Ramps could also be set up for gladiators or animals such as lions or bears to walk up into the arena. This kind of entrance added drama and flair to the events taking place.

The Pantheon

The Pantheon you see today was built by Emperor Hadrian around 188 A.D. on top of the ruins of an earlier temple built by Agrippa around 26 B.C. 

The Pantheon was built as a place to worship every god—and the ancient Romans had plenty of gods. Ironically, the Pantheon was converted into a Christian church in 609 AD by Pope Boniface IV. 

Around 1870, the building was made into a memorial for several Italian kings and artists.

The Fountain

The fountain in the Piazza della Rotonda, by the Pantheon’s entrance, was commissioned by Pope Gregory XIII in 1575. Almost 200 years later, Pope Clement XI had the fountain redesigned, adding the carved dolphins and the obelisk of Ramses II.

The Pantheon's Entrance

Above the Pantheon’s Corinthian-style columns you’ll see a Latin inscription that translates to, “It was built by Marcus Agrippa, son of Lucius, consul for the third time.” While Emperor Hadrian rebuilt the Pantheon, he wanted to credit the original builder.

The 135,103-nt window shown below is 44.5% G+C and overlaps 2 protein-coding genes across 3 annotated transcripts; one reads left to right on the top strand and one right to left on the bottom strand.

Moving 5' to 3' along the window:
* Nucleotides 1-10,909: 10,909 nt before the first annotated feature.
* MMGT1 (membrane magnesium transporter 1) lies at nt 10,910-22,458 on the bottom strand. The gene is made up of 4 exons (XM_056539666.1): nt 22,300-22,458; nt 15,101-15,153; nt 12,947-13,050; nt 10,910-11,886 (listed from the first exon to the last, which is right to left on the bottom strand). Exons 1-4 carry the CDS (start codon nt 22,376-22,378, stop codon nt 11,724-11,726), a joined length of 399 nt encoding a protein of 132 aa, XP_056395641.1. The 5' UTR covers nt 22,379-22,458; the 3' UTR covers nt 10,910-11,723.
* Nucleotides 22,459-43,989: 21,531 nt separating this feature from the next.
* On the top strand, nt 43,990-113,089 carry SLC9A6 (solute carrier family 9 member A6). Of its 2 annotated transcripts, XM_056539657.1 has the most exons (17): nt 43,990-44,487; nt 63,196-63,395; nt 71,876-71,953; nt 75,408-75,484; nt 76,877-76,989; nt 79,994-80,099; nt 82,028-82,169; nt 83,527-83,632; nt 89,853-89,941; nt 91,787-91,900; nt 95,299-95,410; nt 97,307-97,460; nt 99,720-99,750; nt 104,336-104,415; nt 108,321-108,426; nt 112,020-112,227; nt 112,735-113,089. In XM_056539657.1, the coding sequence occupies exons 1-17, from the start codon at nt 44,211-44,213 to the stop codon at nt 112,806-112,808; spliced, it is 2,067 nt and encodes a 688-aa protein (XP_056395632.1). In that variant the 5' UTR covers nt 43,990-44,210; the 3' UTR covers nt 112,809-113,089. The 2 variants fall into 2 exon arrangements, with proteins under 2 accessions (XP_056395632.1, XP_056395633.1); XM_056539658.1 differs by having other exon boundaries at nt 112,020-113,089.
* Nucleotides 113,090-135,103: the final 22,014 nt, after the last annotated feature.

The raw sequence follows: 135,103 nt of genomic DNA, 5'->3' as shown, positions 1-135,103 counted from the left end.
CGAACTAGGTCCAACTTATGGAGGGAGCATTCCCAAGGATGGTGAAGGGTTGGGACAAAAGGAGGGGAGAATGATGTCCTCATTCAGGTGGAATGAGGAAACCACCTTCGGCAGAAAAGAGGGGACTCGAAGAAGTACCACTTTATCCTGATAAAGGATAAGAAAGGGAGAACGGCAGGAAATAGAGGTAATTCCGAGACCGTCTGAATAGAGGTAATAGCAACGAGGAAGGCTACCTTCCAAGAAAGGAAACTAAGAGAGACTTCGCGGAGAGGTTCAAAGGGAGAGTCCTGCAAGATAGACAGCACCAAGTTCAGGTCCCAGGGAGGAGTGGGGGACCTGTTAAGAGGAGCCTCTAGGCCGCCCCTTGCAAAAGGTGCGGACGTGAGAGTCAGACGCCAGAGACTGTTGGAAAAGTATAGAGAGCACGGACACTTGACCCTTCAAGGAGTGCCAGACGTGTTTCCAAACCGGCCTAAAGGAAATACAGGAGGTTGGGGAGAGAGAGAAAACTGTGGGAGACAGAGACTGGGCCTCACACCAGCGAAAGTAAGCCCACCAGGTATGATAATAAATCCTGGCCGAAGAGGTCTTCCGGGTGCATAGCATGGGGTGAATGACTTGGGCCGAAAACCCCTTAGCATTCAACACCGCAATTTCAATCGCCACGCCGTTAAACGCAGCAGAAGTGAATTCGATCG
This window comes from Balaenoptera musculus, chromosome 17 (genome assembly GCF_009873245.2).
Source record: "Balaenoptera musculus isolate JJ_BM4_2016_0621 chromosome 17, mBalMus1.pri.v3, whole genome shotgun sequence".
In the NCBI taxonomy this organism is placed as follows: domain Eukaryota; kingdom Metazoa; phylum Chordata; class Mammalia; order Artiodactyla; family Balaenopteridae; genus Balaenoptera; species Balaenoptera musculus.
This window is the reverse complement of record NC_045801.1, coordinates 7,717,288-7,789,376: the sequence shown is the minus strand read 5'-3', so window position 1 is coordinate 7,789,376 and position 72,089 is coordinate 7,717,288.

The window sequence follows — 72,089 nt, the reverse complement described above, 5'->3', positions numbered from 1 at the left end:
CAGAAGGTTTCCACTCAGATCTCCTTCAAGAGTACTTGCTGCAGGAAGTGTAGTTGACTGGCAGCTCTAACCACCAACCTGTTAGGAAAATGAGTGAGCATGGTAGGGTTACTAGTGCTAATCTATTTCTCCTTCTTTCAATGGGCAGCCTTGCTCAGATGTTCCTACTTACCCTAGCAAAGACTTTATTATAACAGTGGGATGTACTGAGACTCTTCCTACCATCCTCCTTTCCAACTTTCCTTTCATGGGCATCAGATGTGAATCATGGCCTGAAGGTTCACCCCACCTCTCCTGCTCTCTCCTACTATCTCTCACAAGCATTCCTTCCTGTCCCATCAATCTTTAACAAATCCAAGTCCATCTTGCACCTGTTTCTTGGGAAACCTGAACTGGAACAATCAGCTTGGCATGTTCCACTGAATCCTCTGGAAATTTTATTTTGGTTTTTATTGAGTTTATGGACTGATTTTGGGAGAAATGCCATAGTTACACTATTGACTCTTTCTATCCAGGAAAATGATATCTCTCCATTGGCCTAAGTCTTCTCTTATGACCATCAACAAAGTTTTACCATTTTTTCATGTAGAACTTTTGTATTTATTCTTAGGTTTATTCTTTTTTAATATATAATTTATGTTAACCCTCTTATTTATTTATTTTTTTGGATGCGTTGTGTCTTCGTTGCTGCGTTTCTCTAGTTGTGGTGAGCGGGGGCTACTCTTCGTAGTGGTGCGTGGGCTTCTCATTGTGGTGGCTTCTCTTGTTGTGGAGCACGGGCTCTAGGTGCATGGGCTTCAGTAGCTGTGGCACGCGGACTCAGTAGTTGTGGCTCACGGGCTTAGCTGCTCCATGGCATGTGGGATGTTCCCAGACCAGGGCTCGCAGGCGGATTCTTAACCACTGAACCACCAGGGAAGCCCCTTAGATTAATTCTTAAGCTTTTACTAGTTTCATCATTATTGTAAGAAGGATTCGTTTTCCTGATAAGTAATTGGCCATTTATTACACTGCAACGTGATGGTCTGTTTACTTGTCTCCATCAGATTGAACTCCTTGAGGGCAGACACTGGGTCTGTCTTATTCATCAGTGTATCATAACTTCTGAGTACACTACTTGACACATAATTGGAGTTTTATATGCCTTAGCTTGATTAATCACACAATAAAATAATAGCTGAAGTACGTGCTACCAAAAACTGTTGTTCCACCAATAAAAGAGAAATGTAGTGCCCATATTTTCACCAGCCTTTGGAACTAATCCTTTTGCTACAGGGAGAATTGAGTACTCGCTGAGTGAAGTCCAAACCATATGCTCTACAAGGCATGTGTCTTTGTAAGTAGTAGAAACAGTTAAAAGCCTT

Interior of the Pantheon, Rome (c. 1734) by Giovanni Paolo PaniniNational Gallery of Art, Washington DC

Inside the Pantheon

According to legend, the Pantheon is built in the spot where Romulus, the founder of Rome, died and was carried away to the gods by an eagle. As you step inside the temple, you may suddenly feel as if you’ve shrunken and are in the presence of enormous gods yourself. This is how you were supposed to feel.

PantheonYouth Committee of the Italian National Commission for UNESCO

The interior of the Pantheon is one enormous open room, with a dome soaring to a height of 43.3 meters.

Model of the Pantheon in Rome by Georges ChedanneNational Museum of Science and Technology Leonardo Da Vinci

The Rotunda

Weighing over 4,500 tons with a 43.3 meter diameter, the Pantheon’s rotunda, or dome, is the largest unreinforced concrete dome in architectural history.